Marketing | Environment | Culture

Tag: snow

From Anonymous Appreciation to Personal Invitation

A quick follow up to the last post about a vibrant painting by a local artist hanging at the Pioneers Museum in downtown Colorado Springs.

I brought the post to the attention of the artist, Tracy Felix.  We had a short email exchange in which he shared a few additional images and gave me insight into his creative and production processes.

In some cases he works from his own photographs, as well as postcards and photos from others.  In other cases he works strictly from imagination, informed by decades of hiking, skiing and exploring our area.

Here is an example of the former, a new painting from a recent trip to Durango:

Grenadier, range, mountains, Colorado, Molas Lake, Durango, Ouray, peaks, lake, nature, painting, fine art, Tracy Felix, Denver

The Grenadier Range from Molas Lake by Tracy Felix

Here’s an example of the latter, an imagined scene generated from the general idea or concept of “northern New Mexico”:

img class=”size-large wp-image-605″ title=”Along the Rio Grande” src=”https://ethanbeute.com/wp-content/uploads/2010/06/Along-the-Rio-Grande_-Tracy-Felix-748×1024.jpg” alt=”Rio Grande, Colorado, New Mexico, fine art, painting, Tracy Felix, Denver, art, artist” width=”534″ height=”725″ />

Along the Rio Grande by Tracy Felix

The point of this post: rather than simply enjoying a painting at a local treasure of a museum, I decided to shoot a couple photos and write a brief piece about it.  From that limited initiative, I received more insight into the person and the process behind the images, images of three additional paintings not in the online gallery, information about a current showing of work by him and his wife, Sushe, and a standing, informal invitation to the Felix’s home and studio.  I think that’s wonderful.

Here’s the third image I received; it’s inspired by the La Plata mountains in the San Juan range near Durango:

La Platas, La Plata mountains, Colorado, painting, Durango, art, fine art, artist, Tracy Felix, Denver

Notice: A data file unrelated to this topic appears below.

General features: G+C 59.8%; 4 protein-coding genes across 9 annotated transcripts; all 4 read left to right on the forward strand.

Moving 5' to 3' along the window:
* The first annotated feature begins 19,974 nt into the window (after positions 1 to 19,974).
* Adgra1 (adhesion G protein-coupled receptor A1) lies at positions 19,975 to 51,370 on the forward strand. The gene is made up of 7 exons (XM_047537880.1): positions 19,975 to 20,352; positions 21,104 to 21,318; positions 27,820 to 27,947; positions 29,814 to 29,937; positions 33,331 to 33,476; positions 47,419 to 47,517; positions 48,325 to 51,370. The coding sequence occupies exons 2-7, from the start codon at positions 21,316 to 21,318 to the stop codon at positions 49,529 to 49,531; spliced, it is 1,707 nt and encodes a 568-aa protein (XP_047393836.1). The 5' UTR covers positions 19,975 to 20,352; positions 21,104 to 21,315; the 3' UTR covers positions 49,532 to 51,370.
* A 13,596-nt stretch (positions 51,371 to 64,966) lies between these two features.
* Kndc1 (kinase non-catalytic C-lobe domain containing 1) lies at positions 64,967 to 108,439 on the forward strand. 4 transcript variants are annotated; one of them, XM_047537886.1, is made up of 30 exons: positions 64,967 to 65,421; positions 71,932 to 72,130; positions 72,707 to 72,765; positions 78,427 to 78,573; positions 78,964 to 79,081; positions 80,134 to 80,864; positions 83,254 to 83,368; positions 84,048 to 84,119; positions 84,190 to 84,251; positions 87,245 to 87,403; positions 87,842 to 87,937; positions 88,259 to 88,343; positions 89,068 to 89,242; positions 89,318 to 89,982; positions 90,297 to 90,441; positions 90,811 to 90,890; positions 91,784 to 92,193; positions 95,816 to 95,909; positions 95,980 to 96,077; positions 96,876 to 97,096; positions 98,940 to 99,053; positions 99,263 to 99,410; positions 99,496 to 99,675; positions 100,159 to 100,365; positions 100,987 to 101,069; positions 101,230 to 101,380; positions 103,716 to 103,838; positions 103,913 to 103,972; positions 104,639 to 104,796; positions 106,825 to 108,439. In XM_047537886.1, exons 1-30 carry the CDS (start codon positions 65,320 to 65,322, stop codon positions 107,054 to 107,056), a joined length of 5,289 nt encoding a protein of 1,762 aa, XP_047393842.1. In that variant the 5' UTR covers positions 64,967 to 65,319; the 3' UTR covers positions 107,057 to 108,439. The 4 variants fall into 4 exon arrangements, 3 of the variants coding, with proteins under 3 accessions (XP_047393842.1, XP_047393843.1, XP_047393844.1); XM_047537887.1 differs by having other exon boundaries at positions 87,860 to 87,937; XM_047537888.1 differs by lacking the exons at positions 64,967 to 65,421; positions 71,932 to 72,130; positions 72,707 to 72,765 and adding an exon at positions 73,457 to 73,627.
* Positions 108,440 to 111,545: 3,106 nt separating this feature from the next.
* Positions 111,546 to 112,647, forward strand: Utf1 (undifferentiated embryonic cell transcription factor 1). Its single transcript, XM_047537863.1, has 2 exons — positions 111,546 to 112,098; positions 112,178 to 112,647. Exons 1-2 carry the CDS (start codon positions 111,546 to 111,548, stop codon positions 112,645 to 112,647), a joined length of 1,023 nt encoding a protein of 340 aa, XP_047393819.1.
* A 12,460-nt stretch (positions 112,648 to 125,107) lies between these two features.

La Platas by Tracy Felix

Here’s a Denver Post feature from July 2008 about Tracy and Sushe Felix.

What I Want in a Purchase

Says what it is.  Does what it says.  Solves your problem.  Exceeds your expectations.  That’s all I want in a purchase – how about you?

I really love to hike and to climb mountains.  I don’t do it as often as I would like, but I appreciate every opportunity I get.

Several times in fall or spring, I’ve been out in conditions in which snowshoes would have been a serious benefit.  I’d casually surveyed the market for several months, never quite serious enough to commit to a purchase.  A friend recommended the MSR Lightning Ascent.

MSR Lightning Ascent Snowshoe 22" Orange

MSR Lightning Ascent

It’s a serious product.  Cut from aerospace-grade aluminum.  Lightest in its class.  Heel lift to support steep climbs.  A “total traction” design with teeth around the entire frame.  In short, it was designed to serve my purpose in an exceptional way.  I also expected to have the shoes for decades, perhaps handing them down to my son should he want them.

I probably would not have dropped the full retail price ($260-300); I wanted them, but did not need them.  I did, however, find a pair at one of the finest little shops in downtown Colorado Springs, Mountain Chalet.  End of season – $105 off.  Um, OK.

Picked them up and took them out the same weekend for a visit to Horsethief Park and a climb to Sentinel Point with Matt Payne (side note: check out 100summits.com – a website he built from pure passion and no web design background to speak of prior to initiating the project).

The MSR Lightning Ascent performed beautifully on hard pack, soft snow, deep powder, ice, steep slopes and all else we encountered.  Though only about 3 miles to Sentinel Point, the elevation gain is about 3,000ft.  Much of that gain is in the last mile and a half.  The heel lift proved to be an extremely valuable feature.

Approaching Sentinel Point, west side of Pikes Peak

Approaching Sentinel Point on the west side of Pikes Peak

Said what it was.  Did what it said.  Solved my problem.  Exceeded my expectations.  That’s what I got in the purchase.

Worth noting: they have a similar similar design at a lower price point in the Denali Ascent and Denali Evo Ascent.

Here’s a photo set from the hike.

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